With the exception of the IEEE 802.11b standard, what the standards mentioned have in common is that the signals to be transmitted are channel-coded at the transmitter end. This channel coding comprises a convolutional coding in which redundancy is added to the data to be transmitted to enable the transmission to take place with greater reliability. In the receiver, this redundancy is removed again by channel decoding using a Viterbi channel decoder. Under the IEEE 802.11a standard, a burst comprises a data structure that has, arranged one behind the other, a so-called PLCP preamble, a PLCP header and the useful data. The PLCP header, which comprises 24 bits, is referred to as a control field (Signal field) and is divided into five subfields RATE (4 bits), RESERVED (1 bit), LENGTH (12 bits), PARITY (1 bit) and TAIL (6 bits). In this case, the RATE subfield gives the transmission rate (type of modulation and code rate), the LENGTH subfield gives the length of the field of useful data, and the TAIL subfield at the end of the PLCP header comprises 6 bits each with a logic value of zero. The purpose of this tail bit-sequence is to set the channel encoder to a defined state, i.e. the “000000” state, at the end of the encoding of the control information, i.e. of the Signal field. It should be pointed out that in the present case the term “PLCP header” is equated with the Signal field representing the control information, but to be exact, under the IEEE 802.11a standard the PLCP header also includes a 16-bit-long SERVICE subfield. As is evident from the makeup of the Signal field, the transmission mode (method of modulation, code rate, data length) specified in the Signal field has to be known if the useful data is to be decoded. Hence, a factor that has a major part to play in the transmission of useful data in WLANs on the basis of the above standards is whether the control information specified in the Signal field is acquired without errors, so that the receiver can then be set to the parameters stated in the Signal field. What is equally important is that the correctness of the control information, i.e. its freedom from errors, should be detected. The contribution that the PARITY subfield can make to this is only a very limited one, because it comprises only a single bit.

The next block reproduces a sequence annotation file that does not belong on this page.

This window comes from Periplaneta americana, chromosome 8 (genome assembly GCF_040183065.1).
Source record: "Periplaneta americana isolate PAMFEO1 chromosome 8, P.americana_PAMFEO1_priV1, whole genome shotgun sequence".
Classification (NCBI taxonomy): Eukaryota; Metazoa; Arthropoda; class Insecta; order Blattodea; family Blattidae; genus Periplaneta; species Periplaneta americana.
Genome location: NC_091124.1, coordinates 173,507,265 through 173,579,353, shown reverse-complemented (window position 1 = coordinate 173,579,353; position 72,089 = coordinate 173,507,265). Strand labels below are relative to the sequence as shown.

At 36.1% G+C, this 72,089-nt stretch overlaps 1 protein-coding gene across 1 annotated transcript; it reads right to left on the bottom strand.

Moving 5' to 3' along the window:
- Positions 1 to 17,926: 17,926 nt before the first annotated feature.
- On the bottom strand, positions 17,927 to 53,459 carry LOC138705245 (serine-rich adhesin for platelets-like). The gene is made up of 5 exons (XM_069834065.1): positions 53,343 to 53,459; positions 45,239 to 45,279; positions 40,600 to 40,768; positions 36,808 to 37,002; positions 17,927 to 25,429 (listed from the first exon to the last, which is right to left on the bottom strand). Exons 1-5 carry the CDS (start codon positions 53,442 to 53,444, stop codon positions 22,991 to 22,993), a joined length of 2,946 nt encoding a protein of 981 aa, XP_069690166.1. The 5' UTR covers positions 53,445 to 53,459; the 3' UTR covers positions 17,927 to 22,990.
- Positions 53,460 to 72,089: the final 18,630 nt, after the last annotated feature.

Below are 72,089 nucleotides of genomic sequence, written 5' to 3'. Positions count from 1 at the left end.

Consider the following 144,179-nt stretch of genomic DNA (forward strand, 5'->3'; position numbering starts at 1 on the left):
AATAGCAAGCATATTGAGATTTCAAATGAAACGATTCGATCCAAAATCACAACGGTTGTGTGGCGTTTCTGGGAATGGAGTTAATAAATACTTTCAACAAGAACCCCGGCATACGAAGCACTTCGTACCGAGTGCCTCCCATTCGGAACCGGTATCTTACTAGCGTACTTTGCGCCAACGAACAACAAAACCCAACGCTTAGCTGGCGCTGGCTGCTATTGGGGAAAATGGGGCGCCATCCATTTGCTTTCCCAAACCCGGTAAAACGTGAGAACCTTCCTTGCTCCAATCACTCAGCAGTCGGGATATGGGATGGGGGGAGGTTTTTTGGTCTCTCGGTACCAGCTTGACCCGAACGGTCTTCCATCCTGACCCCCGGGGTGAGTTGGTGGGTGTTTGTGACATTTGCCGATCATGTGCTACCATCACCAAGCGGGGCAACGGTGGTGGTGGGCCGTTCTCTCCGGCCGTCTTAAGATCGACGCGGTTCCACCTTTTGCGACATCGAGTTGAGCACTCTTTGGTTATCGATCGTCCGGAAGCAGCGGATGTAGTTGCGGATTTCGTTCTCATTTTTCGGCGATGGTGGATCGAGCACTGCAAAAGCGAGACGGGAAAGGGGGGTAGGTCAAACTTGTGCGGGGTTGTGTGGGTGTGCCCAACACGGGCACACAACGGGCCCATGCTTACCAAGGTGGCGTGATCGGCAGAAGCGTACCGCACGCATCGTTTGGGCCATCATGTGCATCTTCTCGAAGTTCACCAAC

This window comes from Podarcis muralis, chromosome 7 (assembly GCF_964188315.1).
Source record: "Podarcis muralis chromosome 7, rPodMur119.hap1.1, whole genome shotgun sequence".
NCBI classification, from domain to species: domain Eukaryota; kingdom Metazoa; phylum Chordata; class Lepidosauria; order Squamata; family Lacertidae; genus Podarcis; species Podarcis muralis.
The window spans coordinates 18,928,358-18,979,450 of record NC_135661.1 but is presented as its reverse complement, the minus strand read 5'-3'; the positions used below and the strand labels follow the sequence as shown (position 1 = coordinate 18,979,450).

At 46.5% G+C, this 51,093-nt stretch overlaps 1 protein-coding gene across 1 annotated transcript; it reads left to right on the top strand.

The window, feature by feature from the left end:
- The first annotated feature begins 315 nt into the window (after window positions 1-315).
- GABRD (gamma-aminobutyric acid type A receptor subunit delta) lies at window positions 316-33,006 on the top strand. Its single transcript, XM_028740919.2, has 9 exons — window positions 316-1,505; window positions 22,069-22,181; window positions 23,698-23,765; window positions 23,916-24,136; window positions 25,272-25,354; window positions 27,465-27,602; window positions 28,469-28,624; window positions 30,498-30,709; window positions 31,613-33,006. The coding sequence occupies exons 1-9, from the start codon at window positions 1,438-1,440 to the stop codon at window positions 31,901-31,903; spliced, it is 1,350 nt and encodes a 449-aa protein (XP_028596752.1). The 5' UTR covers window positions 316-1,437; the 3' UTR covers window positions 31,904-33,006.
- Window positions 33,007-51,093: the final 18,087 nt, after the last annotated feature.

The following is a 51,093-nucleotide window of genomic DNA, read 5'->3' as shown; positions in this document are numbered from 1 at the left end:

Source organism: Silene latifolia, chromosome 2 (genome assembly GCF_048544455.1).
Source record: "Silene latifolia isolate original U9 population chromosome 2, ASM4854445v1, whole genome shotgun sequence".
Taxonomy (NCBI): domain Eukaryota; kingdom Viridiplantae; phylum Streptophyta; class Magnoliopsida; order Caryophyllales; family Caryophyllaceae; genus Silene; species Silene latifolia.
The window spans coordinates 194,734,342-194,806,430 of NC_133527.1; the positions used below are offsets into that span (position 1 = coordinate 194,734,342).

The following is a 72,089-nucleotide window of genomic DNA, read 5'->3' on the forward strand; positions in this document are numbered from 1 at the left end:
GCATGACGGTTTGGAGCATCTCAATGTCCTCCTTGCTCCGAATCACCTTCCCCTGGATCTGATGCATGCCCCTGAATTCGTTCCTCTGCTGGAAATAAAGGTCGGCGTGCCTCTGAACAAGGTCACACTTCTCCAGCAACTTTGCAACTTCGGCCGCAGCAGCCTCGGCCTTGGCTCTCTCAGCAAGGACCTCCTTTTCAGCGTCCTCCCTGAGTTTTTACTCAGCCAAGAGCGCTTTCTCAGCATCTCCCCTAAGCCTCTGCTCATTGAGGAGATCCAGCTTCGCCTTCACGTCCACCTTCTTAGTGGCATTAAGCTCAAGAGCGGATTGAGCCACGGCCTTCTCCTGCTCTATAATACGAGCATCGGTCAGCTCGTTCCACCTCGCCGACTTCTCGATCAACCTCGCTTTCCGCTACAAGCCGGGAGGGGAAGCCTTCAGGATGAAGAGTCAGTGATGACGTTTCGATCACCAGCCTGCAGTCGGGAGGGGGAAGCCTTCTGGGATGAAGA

In actual operation, it may for example happen that the reception routine is called up in a unit while a data transmission is already taking place from a nearby unit. If the start of a data transmission is then wrongly acquired as part of the signal acquisition routine performed using the PLCP preamble, there is a relatively high probability that, in analyzing the PLCP header, the invalid information will be interpreted as valid and the demodulation algorithm will be started for the data contained in the desired-data field. Depending on the length interpreted for the useful data from the LENGTH subfield and on the PHY mode of the received signal concerned, this may result in long dead times for the entire receiver device during which no data can be received. What is more, even interference on the radio channel may be wrongly interpreted as a PLCP header, which will have the adverse consequences mentioned for the availability of the device to receive.
It is therefore an object of the invention to improve the recognition of the validity of coded control information, which coded control information is transmitted, with the associated useful data, as a data signal and is decoded at the receiver by means of a Viterbi decoder.